Max Hutzel photographed Italy for 30 years, documenting architecture, paintings, frescoes, sculpture, manuscripts, metalwork and other "arte minore" (minor arts). The Getty Research Institute, 86.P.8

Photographs of Italian monuments and European tapestries join the Open Content Program. More»

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Posted in Art, Getty Research Institute, Manuscripts and Books, Research

16th-Century Album Records Social Network of Europeans in Istanbul

Leaf 119 verso and 120 recto from Johann Joachim Prack von Asch’s liber amicorum (book of friends), 1587–1612. The Getty Research Institute, 2013.M.24
Leaf 119 verso and 120 recto from Johann Joachim Prack von Asch’s liber amicorum (book of friends), 1587–1612. The Getty Research Institute, 2013.M.24

Newly acquired “book of friends” provides insight into European contact with the Ottoman Empire. More»

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Posted in Exhibitions and Installations, Getty Research Institute, Photographs, Film, and Video

Photographs of Africa from the Late 1800s

Women from Zanzibar, plate 40 / Edouard Foa
Women from Zanzibar, 1893, Edouard Foà. Albumen print in Views of Africa: Zanzibar et Côte-Quiloa-Dar es Salam-Tanga-Somalis, plate 40. Mount: 9 x 11 1/4 in. The Getty Research Institute, 93.R.114.1.2

Six albums by French explorer Edouard Foà reveal African society at the turn of the 20th century. More»

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      It’s been 125 years since Van Gogh’s death, today we celebrate his life’s work.


      5 Ways to See Van Gogh’s Irises

      Through observations, visitor conversations, and some sneaky eavesdropping, we’ve compiled the top 5 ways people enjoy this painting.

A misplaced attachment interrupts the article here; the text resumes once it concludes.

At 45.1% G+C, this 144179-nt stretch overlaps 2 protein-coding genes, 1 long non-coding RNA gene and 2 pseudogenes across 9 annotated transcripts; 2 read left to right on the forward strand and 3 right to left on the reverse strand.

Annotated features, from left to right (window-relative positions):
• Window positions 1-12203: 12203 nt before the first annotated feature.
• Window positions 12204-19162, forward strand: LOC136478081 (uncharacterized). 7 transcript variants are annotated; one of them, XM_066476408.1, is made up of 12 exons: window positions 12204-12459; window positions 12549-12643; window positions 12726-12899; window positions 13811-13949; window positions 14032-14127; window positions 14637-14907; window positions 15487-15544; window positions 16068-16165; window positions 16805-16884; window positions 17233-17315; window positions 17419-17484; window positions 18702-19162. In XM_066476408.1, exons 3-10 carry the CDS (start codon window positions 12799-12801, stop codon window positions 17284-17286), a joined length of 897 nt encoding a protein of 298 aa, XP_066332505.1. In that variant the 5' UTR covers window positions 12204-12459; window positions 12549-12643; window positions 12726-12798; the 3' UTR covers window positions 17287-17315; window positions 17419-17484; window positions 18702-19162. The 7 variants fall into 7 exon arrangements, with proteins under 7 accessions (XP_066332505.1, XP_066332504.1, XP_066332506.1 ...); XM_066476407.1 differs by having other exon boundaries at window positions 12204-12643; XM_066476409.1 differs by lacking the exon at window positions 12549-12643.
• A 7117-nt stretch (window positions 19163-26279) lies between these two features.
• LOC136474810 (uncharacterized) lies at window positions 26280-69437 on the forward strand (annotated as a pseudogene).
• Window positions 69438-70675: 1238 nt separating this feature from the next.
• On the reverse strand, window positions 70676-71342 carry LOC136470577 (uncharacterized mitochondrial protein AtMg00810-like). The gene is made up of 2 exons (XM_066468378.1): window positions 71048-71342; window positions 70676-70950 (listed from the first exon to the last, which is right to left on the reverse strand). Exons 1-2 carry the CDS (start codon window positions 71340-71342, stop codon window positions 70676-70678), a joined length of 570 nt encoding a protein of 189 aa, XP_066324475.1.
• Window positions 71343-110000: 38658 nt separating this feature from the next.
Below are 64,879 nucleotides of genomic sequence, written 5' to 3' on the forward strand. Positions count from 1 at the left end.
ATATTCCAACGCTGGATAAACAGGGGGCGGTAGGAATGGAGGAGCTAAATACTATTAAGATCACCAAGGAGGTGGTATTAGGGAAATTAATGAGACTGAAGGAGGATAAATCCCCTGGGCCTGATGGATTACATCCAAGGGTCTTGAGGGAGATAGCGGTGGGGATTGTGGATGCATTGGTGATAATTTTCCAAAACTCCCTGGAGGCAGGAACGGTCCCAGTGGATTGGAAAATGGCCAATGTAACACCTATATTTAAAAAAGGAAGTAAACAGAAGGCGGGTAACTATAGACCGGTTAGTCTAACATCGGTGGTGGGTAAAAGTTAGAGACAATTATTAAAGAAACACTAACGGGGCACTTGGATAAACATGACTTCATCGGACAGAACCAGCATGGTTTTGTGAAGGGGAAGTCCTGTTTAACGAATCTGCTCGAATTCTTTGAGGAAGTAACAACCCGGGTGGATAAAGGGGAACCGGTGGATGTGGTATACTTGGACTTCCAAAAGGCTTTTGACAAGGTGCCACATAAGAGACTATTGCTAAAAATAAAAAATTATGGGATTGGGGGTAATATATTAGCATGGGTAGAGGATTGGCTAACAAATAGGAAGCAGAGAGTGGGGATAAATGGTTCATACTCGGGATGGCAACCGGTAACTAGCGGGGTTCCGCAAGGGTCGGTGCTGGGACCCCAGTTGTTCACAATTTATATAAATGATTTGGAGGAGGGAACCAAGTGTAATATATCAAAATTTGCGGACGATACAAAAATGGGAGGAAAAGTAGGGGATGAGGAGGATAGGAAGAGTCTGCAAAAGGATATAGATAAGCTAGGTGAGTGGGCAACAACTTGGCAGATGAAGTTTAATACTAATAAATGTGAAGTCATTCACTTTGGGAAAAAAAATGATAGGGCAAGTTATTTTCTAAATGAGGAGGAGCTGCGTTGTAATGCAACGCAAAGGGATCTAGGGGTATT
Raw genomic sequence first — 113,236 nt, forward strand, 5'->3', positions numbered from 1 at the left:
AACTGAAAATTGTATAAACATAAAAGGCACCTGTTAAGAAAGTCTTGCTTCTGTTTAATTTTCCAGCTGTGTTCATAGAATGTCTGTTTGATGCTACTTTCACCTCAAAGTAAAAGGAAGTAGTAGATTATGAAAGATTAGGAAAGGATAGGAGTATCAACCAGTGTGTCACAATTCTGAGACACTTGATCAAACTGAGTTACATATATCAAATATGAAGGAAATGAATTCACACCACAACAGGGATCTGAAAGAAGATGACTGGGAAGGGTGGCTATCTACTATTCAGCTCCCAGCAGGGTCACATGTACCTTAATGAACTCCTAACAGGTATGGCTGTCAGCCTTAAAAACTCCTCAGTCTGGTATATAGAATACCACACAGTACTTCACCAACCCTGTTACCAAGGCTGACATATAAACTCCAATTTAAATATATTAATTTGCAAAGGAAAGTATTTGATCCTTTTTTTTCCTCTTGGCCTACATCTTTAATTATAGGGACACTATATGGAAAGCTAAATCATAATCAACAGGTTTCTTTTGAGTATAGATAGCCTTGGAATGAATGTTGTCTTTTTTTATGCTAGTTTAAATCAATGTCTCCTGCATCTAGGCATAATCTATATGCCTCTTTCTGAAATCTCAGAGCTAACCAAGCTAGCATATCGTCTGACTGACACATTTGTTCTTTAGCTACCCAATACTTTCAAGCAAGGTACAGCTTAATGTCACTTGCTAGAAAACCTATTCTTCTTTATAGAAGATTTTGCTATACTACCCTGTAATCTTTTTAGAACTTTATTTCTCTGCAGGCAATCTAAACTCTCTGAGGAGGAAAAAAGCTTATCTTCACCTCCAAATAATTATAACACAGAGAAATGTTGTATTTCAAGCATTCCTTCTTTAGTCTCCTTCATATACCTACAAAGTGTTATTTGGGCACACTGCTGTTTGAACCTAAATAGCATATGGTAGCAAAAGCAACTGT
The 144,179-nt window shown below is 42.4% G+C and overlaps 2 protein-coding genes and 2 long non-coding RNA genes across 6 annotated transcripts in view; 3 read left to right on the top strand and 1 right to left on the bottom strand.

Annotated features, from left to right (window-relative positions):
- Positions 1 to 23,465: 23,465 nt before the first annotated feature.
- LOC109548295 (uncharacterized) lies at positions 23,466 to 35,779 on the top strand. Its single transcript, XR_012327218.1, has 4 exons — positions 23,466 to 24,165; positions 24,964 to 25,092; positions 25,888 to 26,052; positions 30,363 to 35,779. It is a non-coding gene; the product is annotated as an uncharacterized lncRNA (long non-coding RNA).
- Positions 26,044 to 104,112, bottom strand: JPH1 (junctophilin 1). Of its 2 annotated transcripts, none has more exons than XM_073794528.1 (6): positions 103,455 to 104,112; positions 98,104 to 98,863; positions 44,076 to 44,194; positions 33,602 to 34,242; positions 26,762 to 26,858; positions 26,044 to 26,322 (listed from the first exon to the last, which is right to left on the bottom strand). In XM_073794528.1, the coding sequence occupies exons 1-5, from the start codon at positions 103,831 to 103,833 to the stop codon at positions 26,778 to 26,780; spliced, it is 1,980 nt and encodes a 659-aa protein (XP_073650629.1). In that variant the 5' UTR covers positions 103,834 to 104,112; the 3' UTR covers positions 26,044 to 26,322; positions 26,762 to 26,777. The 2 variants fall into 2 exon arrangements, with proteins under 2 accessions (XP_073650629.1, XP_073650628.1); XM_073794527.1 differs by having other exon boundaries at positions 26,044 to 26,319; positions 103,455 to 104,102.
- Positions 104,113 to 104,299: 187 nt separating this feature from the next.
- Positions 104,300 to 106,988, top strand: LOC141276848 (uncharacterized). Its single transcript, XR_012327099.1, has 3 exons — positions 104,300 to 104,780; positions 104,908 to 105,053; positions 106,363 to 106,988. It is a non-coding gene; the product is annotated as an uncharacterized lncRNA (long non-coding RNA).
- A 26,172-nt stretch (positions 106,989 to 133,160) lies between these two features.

1. In a Crowd
        One of the most obvious ways that people see the painting is in a crowd. The gallery is almost always filled, and you might have to wait before you can get up close. The anticipation builds as you start in the back row, and slowly move until you are close enough to see the brushstrokes of Van Gogh’s thick paint.

      2. Online
        David from Colorado said that this was his first visit, but he had already seen the painting online. In addition to being available through the Getty’s Open Content program, the painting is often seen on social media. Just search #irises on Instagram for a taste of the painting’s popularity. 

      3. Alone
        If you arrive right at 10 a.m. when the museum opens, the quiet gallery provides a perfect backdrop to really examine the painting. Solitude and seclusion gives the gallery a sense of intimacy. 

      4. Multiple Times
        Repeat visits can give rise to multiple interpretations. Is it a melancholy or joyous painting? Expressive or depressive? 

      5. Internationally
        Visitors from all across the world viewed this famous Van Gogh. In just one hour you can hear multiple languages—French, Italian, Chinese, Korean, German, and more. Irises seems to rise above cultural boundaries—a Dutch painting inspired by Japanese ukiyo-e prints—to strike an emotional resonance amongst all viewers. 

      What is your favorite lens to view Van Gogh’s work through? 

      07/29/15